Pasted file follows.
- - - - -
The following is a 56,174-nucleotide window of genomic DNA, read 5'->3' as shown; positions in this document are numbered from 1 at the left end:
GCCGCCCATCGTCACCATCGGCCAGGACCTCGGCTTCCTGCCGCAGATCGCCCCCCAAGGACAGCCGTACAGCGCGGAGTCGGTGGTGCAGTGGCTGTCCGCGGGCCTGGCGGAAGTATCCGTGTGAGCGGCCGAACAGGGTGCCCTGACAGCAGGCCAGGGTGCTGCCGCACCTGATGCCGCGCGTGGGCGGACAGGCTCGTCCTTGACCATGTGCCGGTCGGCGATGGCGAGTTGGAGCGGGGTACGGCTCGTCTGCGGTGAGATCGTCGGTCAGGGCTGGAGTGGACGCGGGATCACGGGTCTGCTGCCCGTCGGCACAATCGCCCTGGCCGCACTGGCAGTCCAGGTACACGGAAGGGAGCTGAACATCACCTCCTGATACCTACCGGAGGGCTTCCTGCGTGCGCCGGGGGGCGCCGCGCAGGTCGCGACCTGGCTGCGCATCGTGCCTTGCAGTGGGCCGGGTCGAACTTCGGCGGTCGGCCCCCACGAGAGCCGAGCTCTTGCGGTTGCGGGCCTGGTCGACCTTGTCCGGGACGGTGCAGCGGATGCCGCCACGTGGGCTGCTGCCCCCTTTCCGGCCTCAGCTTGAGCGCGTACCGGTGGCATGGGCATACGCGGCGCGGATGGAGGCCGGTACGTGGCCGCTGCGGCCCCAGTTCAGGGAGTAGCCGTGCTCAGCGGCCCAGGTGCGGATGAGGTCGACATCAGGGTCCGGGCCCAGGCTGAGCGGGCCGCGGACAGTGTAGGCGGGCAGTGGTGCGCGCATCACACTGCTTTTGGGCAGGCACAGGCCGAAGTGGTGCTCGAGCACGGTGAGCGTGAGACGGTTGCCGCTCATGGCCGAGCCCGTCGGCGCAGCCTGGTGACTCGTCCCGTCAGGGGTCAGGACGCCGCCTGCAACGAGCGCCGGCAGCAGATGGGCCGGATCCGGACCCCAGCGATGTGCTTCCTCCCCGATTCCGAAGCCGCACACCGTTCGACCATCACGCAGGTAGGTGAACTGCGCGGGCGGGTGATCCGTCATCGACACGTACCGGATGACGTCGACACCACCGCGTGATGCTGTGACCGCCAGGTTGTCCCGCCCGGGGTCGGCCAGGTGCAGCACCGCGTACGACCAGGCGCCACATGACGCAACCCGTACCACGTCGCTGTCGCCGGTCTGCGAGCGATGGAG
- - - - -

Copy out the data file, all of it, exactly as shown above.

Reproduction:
The following is a 56,174-nucleotide window of genomic DNA, read 5'->3' as shown; positions in this document are numbered from 1 at the left end:
GCCGCCCATCGTCACCATCGGCCAGGACCTCGGCTTCCTGCCGCAGATCGCCCCCCAAGGACAGCCGTACAGCGCGGAGTCGGTGGTGCAGTGGCTGTCCGCGGGCCTGGCGGAAGTATCCGTGTGAGCGGCCGAACAGGGTGCCCTGACAGCAGGCCAGGGTGCTGCCGCACCTGATGCCGCGCGTGGGCGGACAGGCTCGTCCTTGACCATGTGCCGGTCGGCGATGGCGAGTTGGAGCGGGGTACGGCTCGTCTGCGGTGAGATCGTCGGTCAGGGCTGGAGTGGACGCGGGATCACGGGTCTGCTGCCCGTCGGCACAATCGCCCTGGCCGCACTGGCAGTCCAGGTACACGGAAGGGAGCTGAACATCACCTCCTGATACCTACCGGAGGGCTTCCTGCGTGCGCCGGGGGGCGCCGCGCAGGTCGCGACCTGGCTGCGCATCGTGCCTTGCAGTGGGCCGGGTCGAACTTCGGCGGTCGGCCCCCACGAGAGCCGAGCTCTTGCGGTTGCGGGCCTGGTCGACCTTGTCCGGGACGGTGCAGCGGATGCCGCCACGTGGGCTGCTGCCCCCTTTCCGGCCTCAGCTTGAGCGCGTACCGGTGGCATGGGCATACGCGGCGCGGATGGAGGCCGGTACGTGGCCGCTGCGGCCCCAGTTCAGGGAGTAGCCGTGCTCAGCGGCCCAGGTGCGGATGAGGTCGACATCAGGGTCCGGGCCCAGGCTGAGCGGGCCGCGGACAGTGTAGGCGGGCAGTGGTGCGCGCATCACACTGCTTTTGGGCAGGCACAGGCCGAAGTGGTGCTCGAGCACGGTGAGCGTGAGACGGTTGCCGCTCATGGCCGAGCCCGTCGGCGCAGCCTGGTGACTCGTCCCGTCAGGGGTCAGGACGCCGCCTGCAACGAGCGCCGGCAGCAGATGGGCCGGATCCGGACCCCAGCGATGTGCTTCCTCCCCGATTCCGAAGCCGCACACCGTTCGACCATCACGCAGGTAGGTGAACTGCGCGGGCGGGTGATCCGTCATCGACACGTACCGGATGACGTCGACACCACCGCGTGATGCTGTGACCGCCAGGTTGTCCCGCCCGGGGTCGGCCAGGTGCAGCACCGCGTACGACCAGGCGCCACATGACGCAACCCGTACCACGTCGCTGTCGCCGGTCTGCGAGCGATGGAG